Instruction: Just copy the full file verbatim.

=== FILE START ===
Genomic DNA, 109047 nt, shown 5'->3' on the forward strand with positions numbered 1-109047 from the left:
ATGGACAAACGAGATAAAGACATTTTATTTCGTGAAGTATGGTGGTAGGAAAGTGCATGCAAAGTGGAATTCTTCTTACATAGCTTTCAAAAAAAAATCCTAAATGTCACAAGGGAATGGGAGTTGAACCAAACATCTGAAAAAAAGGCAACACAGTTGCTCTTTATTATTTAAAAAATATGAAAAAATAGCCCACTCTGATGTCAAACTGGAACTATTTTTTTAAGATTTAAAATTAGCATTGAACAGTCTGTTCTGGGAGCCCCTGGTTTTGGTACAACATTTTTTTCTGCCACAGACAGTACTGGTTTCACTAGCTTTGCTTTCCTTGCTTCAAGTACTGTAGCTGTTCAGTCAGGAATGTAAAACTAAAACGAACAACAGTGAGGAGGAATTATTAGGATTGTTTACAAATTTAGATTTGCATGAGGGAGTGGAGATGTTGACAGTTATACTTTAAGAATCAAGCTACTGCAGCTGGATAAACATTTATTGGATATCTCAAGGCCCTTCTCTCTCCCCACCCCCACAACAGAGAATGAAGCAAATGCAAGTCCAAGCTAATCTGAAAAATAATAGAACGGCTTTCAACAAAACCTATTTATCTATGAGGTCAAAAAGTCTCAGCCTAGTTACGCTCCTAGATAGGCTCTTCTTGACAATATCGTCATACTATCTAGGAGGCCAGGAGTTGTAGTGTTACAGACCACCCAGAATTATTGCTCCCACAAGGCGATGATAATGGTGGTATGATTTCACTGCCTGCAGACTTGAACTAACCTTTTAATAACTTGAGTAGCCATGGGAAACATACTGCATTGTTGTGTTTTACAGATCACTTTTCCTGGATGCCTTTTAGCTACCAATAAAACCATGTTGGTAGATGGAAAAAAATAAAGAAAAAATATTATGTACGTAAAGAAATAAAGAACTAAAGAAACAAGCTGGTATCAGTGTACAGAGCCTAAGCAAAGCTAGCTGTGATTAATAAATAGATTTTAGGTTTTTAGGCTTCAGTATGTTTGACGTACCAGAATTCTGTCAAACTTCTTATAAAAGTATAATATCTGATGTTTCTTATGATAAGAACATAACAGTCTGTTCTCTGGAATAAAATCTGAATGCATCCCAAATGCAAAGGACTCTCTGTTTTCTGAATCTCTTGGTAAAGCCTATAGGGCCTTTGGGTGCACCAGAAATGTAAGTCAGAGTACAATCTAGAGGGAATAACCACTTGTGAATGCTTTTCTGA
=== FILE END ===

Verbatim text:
Genomic DNA, 109047 nt, shown 5'->3' on the forward strand with positions numbered 1-109047 from the left:
ATGGACAAACGAGATAAAGACATTTTATTTCGTGAAGTATGGTGGTAGGAAAGTGCATGCAAAGTGGAATTCTTCTTACATAGCTTTCAAAAAAAAATCCTAAATGTCACAAGGGAATGGGAGTTGAACCAAACATCTGAAAAAAAGGCAACACAGTTGCTCTTTATTATTTAAAAAATATGAAAAAATAGCCCACTCTGATGTCAAACTGGAACTATTTTTTTAAGATTTAAAATTAGCATTGAACAGTCTGTTCTGGGAGCCCCTGGTTTTGGTACAACATTTTTTTCTGCCACAGACAGTACTGGTTTCACTAGCTTTGCTTTCCTTGCTTCAAGTACTGTAGCTGTTCAGTCAGGAATGTAAAACTAAAACGAACAACAGTGAGGAGGAATTATTAGGATTGTTTACAAATTTAGATTTGCATGAGGGAGTGGAGATGTTGACAGTTATACTTTAAGAATCAAGCTACTGCAGCTGGATAAACATTTATTGGATATCTCAAGGCCCTTCTCTCTCCCCACCCCCACAACAGAGAATGAAGCAAATGCAAGTCCAAGCTAATCTGAAAAATAATAGAACGGCTTTCAACAAAACCTATTTATCTATGAGGTCAAAAAGTCTCAGCCTAGTTACGCTCCTAGATAGGCTCTTCTTGACAATATCGTCATACTATCTAGGAGGCCAGGAGTTGTAGTGTTACAGACCACCCAGAATTATTGCTCCCACAAGGCGATGATAATGGTGGTATGATTTCACTGCCTGCAGACTTGAACTAACCTTTTAATAACTTGAGTAGCCATGGGAAACATACTGCATTGTTGTGTTTTACAGATCACTTTTCCTGGATGCCTTTTAGCTACCAATAAAACCATGTTGGTAGATGGAAAAAAATAAAGAAAAAATATTATGTACGTAAAGAAATAAAGAACTAAAGAAACAAGCTGGTATCAGTGTACAGAGCCTAAGCAAAGCTAGCTGTGATTAATAAATAGATTTTAGGTTTTTAGGCTTCAGTATGTTTGACGTACCAGAATTCTGTCAAACTTCTTATAAAAGTATAATATCTGATGTTTCTTATGATAAGAACATAACAGTCTGTTCTCTGGAATAAAATCTGAATGCATCCCAAATGCAAAGGACTCTCTGTTTTCTGAATCTCTTGGTAAAGCCTATAGGGCCTTTGGGTGCACCAGAAATGTAAGTCAGAGTACAATCTAGAGGGAATAACCACTTGTGAATGCTTTTCTGA